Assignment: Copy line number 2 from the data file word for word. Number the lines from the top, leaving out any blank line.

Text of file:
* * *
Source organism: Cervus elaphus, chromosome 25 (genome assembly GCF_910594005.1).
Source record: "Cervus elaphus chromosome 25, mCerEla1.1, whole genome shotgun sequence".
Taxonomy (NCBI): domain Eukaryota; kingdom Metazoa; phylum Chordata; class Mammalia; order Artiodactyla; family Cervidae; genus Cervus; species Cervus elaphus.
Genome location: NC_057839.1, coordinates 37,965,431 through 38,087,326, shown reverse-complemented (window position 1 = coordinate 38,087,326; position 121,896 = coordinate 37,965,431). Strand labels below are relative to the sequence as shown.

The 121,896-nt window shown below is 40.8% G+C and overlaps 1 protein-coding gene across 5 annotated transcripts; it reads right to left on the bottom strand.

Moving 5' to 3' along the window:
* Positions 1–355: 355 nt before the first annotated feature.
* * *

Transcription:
Source record: "Cervus elaphus chromosome 25, mCerEla1.1, whole genome shotgun sequence".